agape, brotherly love, Eros, family love, mental love, natural affection, passionate love, Philia, physical, sensual, spiritual Divine Love, Storge, temple harlotry, temple of Aphrodite, unconditional love of God
We ourselves love now because he loved us first. If anyone says, ‘I love God,’ and hates his brother, he is a liar. For if a person does not love his brother, whom he has seen, then he cannot love God, whom he has not seen. Yes, this is the command we have from him: whoever loves God must love his brother too. ~ 1 John 4:19-21, CJB
Long before God ever created us in His image He loved us. Since love is reciprocal, it should be obvious that God created us primarily so that we would choose to love Him back. He also created us so that we would choose to love everyone He created. In other words, both our temporal life (limited by time) and our eternal life (existing outside of time) are about LOVE—God’s love for us and our love for Him and others.
Since love started with God (cf. 1 John 4:19), who graciously gave us the ability to love, we should seek to understand how much God loves us, as well as learn how to recognize His love, especially during those times when we don’t seem to feel His love. We also should seek to understand why it is impossible for us to love God and not sincerely demonstrate to EVERY person the same kind of love He shows us.
In this world we live in, there are many different kinds of love. Some of these types of love are addressed in the New Testament. In the New Testament we find:
- Agápe, which is the highest type of love. In the Holy Bible, this spiritual kind of Divine Love (the unconditional love of God) is the love that Christ Jesus showed Father God and humanity.
- Philia, which is a general type of love that usually is used between family members and friends, plus used when a person is conveying a desire or the enjoyment of an activity. In the Holy Bible, this mental kind of brotherly love is the love that the early Christians showed one another.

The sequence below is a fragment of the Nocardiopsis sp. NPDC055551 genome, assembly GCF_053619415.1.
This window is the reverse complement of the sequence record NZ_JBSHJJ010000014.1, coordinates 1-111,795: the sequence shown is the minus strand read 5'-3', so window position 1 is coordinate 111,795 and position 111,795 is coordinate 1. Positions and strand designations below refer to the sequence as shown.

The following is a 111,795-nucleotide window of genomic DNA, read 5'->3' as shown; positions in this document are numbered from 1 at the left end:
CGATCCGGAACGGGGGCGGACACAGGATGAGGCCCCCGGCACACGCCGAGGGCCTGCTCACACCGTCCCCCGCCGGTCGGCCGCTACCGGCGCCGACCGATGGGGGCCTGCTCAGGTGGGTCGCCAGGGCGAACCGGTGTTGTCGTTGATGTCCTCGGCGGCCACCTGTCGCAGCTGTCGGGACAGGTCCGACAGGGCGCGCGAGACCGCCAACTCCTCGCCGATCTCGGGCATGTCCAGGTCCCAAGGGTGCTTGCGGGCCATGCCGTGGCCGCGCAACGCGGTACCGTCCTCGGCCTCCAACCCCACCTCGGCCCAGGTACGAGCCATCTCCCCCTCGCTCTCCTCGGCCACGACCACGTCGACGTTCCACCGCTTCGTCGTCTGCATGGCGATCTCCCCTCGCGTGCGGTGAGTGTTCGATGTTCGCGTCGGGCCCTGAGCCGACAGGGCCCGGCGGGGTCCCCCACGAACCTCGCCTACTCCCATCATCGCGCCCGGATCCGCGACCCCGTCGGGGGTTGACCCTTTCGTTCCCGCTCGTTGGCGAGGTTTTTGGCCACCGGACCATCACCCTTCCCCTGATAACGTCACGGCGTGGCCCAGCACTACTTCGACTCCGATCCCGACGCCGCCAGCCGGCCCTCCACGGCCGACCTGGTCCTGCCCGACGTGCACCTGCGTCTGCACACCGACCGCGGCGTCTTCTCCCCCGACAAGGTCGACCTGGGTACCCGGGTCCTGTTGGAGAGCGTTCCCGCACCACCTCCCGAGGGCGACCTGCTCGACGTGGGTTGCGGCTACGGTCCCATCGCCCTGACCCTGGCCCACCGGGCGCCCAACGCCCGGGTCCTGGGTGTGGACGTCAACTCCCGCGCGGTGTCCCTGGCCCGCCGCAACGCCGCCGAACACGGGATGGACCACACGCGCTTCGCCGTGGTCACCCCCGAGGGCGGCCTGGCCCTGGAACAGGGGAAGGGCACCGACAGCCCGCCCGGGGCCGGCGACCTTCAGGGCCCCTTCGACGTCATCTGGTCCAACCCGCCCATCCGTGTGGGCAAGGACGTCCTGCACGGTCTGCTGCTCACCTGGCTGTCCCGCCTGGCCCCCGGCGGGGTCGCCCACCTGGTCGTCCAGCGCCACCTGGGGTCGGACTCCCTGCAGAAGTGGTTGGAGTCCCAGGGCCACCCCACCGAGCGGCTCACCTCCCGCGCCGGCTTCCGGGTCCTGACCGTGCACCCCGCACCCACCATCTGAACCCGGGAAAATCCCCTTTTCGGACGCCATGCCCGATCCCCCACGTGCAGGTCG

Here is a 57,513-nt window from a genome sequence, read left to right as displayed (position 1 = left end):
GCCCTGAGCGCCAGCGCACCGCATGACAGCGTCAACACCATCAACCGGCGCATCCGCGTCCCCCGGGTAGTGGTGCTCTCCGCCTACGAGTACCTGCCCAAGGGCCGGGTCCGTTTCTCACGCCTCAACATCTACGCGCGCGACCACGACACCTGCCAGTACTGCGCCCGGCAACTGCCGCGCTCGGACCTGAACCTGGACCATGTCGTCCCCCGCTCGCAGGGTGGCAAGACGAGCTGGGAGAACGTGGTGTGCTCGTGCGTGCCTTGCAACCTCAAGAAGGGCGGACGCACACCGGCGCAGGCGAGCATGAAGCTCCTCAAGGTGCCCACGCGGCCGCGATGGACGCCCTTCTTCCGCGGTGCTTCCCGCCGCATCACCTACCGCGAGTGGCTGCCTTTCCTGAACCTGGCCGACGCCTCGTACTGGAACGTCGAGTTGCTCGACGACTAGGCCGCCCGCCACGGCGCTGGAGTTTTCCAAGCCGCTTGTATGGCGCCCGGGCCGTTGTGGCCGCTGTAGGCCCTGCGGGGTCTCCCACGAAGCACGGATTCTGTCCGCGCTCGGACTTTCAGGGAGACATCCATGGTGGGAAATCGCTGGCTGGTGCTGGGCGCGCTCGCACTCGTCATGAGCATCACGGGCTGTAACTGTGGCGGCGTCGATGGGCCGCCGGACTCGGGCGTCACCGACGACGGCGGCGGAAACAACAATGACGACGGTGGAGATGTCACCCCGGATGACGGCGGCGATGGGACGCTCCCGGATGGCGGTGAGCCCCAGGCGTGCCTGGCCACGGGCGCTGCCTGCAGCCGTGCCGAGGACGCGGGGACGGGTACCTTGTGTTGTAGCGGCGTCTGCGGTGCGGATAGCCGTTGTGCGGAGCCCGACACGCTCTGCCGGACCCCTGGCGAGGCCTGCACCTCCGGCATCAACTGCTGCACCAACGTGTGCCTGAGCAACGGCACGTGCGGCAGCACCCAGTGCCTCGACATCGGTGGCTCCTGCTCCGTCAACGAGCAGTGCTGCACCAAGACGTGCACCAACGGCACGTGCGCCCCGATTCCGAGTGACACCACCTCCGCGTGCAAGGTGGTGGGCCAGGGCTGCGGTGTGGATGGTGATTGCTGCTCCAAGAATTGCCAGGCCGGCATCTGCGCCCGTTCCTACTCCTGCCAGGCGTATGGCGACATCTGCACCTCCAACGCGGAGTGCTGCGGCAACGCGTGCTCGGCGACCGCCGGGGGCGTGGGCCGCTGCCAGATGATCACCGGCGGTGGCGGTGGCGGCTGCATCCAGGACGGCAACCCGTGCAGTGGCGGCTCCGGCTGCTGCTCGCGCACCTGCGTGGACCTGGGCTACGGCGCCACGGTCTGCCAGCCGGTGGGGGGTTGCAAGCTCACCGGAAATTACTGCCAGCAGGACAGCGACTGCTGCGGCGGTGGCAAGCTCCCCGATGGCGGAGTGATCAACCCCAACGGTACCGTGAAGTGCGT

- Storge, which is a natural affection type of love that parents show to their children. Storge also expresses patience (putting up with) or acceptance of situations. Throughout the Holy Bible, this caring kind of family love is seen, even though storge is a word that is never mentioned in the Holy Bible.
- Eros, which is the basest type of love. This sensual, physical, passionate love usually is shared between individuals who are physically attracted to one another. In the Holy Bible, in particular in 1 Corinthians, this kind of intimate sexual love is forbidden, even though the word eros is not used. In 1 Corinthians, the apostle Paul admonishes the Corinthian believers who were engaging in temple harlotry—fornicating with the temple prostitutes in Corinth, who were priestesses of the temple of Aphrodite (see 1 Corinthians 6:15-20). Aphrodite was the Greek goddess of erotic (eros) love.
Of these four types of love, God’s agápe love is the kind of love He commands us to demonstrate. Even Christ Jesus commanded us to show the agápe kind of love to God, ourselves, our neighbors, and our fellow believing brothers and sisters (see Matthew 22:37-39; John 13:34; 1 Thessalonians 4:9). Indeed, to make sure that we could fulfill this command to love with the agápe kind of love, God gave us His Holy Spirit, and His Holy Spirit then poured into our hearts/spirits this unconditional love of God. As proof, the apostle Paul writes that “…God’s love has been poured into our hearts through the Holy Spirit who has been given to us” (Romans 5:5, ESV).
Lastly, since God’s agápe love is a sign that we are Christians (see 1 John 5:1-2), let us who are born again, saved, justified, filled with the Holy Spirit, and being sanctified believers seek to please God not only with the Faith He has given us, but also by loving Him with our whole heart, strength, mind and soul, and by loving others as we love ourselves.